Learning and Birth

Unless interrupted by cesarean section, birth is a tremendous event in the life of every person (Stave in Stave 1978). Recent evidence has shown that there is a naturally enhanced sympathoadrenal activity that occurs in the fetus/neonate as a consequence of which adrenal catecholamines are released into the bloodstream during the birth process (Lagercrantz and Bistoletti 1973). Sudden release of endorphins prior to birth may have a regulatory effect upon respiration after birth (Moss 1986), and may well be a factor in producing the experience had by the fetus/neonate during a "natural" birth.

The suspicion in some quarters is that this enhanced excitation of the child's circulation, respiration and metabolism during birth helps the child to establish a normal somatic adaptation to its new circumstances, as well as to protect itself from potential hypoxia and hypercapnia during the actual birth (articles by Jones and by Silver and Edwards in Parvez and Parvez 1980). And conservative interpretations of experimental research to the contrary (e.g., Maurer and Maurer 1988), there is considerable clinical (Chamberlain 1983, 1987, 1989, Verny 1982, 1987, Janov 1972, 1983, Laing 1982, Cheek 1974, Grof 1976, 1979, 1985, 1988), pediatric (Brazelton and Als 1979, Brazelton, Koslowski and Tronick 1977, Sanders-Phillips, Strauss and Gutberlet 1988, Blackbill et al. 1974, Rose 1981), and ethnographic (Neumann 1963, Eliade 1958, Trevathan 1987, Laughlin 1985, 1989) data to indicate that just how the culture patterns the birth process may leave lasting positive or negative, and even traumatic effects upon later psychological development. We do know that newborns and early infants are capable of visual memories, and that such memories may be long-term and difficult to disrupt (Watson 1967, Fagan 1984c). It seems likely that painful stimuli and negative emotions may be constellated around images of visual, auditory and tactile experiences to leave long-term memories of the birth experience -- producing in memory something on the order of Stanislav Grof's (1976) "COEX systems."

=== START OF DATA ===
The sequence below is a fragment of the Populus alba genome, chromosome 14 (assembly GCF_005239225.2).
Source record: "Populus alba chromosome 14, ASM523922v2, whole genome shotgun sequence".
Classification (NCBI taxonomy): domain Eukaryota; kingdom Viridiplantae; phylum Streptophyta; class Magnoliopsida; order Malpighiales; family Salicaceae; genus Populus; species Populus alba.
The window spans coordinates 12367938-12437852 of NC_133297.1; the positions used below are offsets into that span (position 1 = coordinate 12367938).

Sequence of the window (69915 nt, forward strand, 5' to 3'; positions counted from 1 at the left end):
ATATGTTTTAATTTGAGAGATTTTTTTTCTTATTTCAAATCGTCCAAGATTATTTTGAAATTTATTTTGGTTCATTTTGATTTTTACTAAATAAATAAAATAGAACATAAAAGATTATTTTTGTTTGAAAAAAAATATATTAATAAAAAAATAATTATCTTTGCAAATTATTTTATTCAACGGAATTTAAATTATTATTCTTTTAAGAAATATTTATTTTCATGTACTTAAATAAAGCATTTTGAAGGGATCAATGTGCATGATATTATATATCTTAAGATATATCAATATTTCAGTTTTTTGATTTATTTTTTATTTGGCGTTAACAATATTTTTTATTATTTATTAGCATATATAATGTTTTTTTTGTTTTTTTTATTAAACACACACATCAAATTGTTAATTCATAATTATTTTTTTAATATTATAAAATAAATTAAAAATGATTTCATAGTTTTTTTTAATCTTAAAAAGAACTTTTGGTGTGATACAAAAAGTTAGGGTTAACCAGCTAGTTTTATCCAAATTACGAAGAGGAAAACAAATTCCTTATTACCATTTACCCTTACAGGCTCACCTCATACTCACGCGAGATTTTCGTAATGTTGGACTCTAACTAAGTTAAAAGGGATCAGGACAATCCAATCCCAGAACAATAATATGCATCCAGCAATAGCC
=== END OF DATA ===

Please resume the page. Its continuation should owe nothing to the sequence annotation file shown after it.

A study by Niles Newton (1970) shows that there is a cross-cultural correlation between the psychological environment of birth and the ease and speed of birth. Easier labors seem to be associated with acceptance of birth as natural and non-frightening, and with a comfortable and supportive social environment. Newton tested this finding experimentally on mice and found the same association. And, of course, cultural influences upon the birth process and the treatment of the neonate are found to vary enormously cross-culturally (Brazelton, Koslowski and Tronick 1977, Liedloff 1975, Trevathan 1987, Kay 1982, MacCormack 1982, Ford 1945, 1964, Eibl-Eibesfeldt 1983, Mead and Newton 1967, Jordan 1978), thus indicating an enormous range of possible birth experiences from the neonate's point of view.


Interaction between the developing nervous system and the environment becomes even more important during postpartum development and with age. The growth of the brain is rapid and dramatic during the first months of infancy. The brain of the neonate at birth weighs roughly 300 to 350 grams and will reach 80% of its adult weight of 1250 to 1500 grams by the age of four years (Spreen et al. 1984: 29).

Virtually all of the neural cells that one will ever have in one's life are present by the seventh month of gestation.10 Most of the dramatic brain development during the last trimester of prenatal life, and during early postnatal life involves the growth of interconnections between neural cells, selection and elimination among these connections (Oppenheim and Haverkamp 1986, Changeux 1985 and in Mehler and Fox 1985, Purves 1988, Bronson 1982), growth of glial (support) cells (Bronson 1982), and myelinization of certain classes of fibers (Yakovlev and Lecours 1967). The most intense phase of dendritic branching and synapse formation occurs after birth.

A cautionary note is worth interjecting here: Much has been made in the past about the presumed greater plasticity of the infant brain compared with the adult brain (the so-called Kennard principle). The implication of this rather "tabula rasa" view has been that the organization of the infant brain is so immature and malleable that functions can be readily spared and taken up by alternative tissues if damage is sustained. There is now a growing body of data to suggest that the opposite situation may be the case, that under certain circumstances the infant brain may be more susceptible to disruption than the adult brain (see Will and Eclancher 1984). Of related interest are data indicating that the neonatal and infant cortex is already thoroughly lateralized in its functions, even prior to language competence and fully developed handedness (Kinsbourne and Hiscock 1983). This is not to say that flexibility does not exist in the very young nervous system. It clearly does, if one is to take Edelman's (1987, 1989) group selection model, or Changeux's (1985) selectivity model as accurate pictures of early neurogenesis. Plasticity may be most usefully conceived as degrees of freedom of structural transformation constrained by the neurognosis of the particular tissues involved.

Table 2 presents a summary of some of what is known about perinatal development to the postpartum age of six months.